Lemon, like vinegar, is a terrific cleaning agent. The acid in lemons is antibacterial and antiseptic, and it acts as a natural bleach. The citrus smell of a lemon is refreshing and invigorating. Oils in the rinds can also help to clean and shine. Add a little salt, and you can throw away many of the harsh, chemical-based products in your cleaning bucket.
There's just one caveat to bear in mind. While lemons and lemon juice can do a great job with many household chores, it is not a disinfectant. In other words, it is not a good substitute for bleach or related products when you are actually trying to remove dangerous microbes from cooking surfaces. Because food safety is important, be sure to hang onto appropriate cleaning products and use them as needed.
Buying Lemons and Lemon Juice
Lemons are not always cheap. If you're planning use lemon juice -- but don't need the fresh fruit-- consider buying large quantities of lemon juice from concentrate at a local discount store. If you do decide you need whole lemons, you can often buy them by the bag for a bulk rate. Remember: you're not eating them, and a few brown spots won't lessen their cleaning power.
While you're at the store, also pick up a container of plain table salt. Don't bother with the special sea salt or kosher varieties, as your sink won't know the difference!
How To Clean With Lemons
Lemons have an incredible range of household uses. Here are just a few.
Clean Copper-Bottom Pots and Pans: Clean copper-bottomed pots and pans with lemon juice. Copper fixtures can also benefit from a lemon juice cleaning. Cut a lemon in half. Dip it in some salt, and clean spots from your copper. This same mixture of lemon juice and salt, by the way, can also be used in coffee makers, microwaves, and food storage containers.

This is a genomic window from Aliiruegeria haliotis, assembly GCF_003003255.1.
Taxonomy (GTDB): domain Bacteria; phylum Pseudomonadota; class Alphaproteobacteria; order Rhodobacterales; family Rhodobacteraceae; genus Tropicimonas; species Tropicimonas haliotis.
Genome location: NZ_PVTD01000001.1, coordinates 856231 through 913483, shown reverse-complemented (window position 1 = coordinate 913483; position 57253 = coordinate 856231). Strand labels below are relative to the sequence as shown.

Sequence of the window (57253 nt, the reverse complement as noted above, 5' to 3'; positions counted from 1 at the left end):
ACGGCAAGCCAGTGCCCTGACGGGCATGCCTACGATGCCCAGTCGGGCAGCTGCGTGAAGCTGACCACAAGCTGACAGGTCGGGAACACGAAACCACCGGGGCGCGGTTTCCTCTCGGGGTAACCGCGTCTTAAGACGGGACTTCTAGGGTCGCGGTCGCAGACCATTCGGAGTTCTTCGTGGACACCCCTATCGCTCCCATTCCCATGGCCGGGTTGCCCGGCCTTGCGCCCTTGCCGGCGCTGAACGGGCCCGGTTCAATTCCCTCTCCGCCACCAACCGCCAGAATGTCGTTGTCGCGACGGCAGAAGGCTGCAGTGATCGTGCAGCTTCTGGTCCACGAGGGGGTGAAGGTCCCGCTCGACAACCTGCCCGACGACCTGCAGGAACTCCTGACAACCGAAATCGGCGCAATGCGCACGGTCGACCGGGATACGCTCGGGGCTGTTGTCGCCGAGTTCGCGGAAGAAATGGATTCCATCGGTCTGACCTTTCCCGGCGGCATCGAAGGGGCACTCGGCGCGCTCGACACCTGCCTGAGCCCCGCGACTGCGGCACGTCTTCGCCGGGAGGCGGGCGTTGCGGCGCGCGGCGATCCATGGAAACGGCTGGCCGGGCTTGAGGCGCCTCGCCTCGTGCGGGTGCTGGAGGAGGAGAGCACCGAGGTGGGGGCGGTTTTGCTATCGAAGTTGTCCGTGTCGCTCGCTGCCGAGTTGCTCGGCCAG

Add the mixture to vinegar: Vinegar can be a great cleaning ingredient, but many people dislike the vinegar smell. Adding lemon juice to vinegar when cleaning can help neutralize the vinegar smell.
Countertops: Countertop stains can be removed by allowing lemon juice to sit on the stain for a few minutes. Scrub the area with baking soda and watch the stains disappear. Don't leave the lemon juice sitting for too long. It can be powerful stuff.
Drains: Lemon rinds can be ground in the garbage disposal to freshen the drain. Hot water with a little lemon poured down a drain will also freshen the drain.
Bleaching: Lemon juice acts as a natural bleaching agent. Put lemon juice onto white linens and clothing and allow them to dry in the sun. Stains will be bleached away.
Degreasing: The acid in lemon juice cuts through grease and does a good job removing grease from the stove and counter tops.
Glass Cleaning: With or without vinegar, lemon is a pretty good glass cleaner. If you do decide to add vinegar to the solution, the pleasant smell of lemon cuts through the not-so-delightful smell of the vinegar.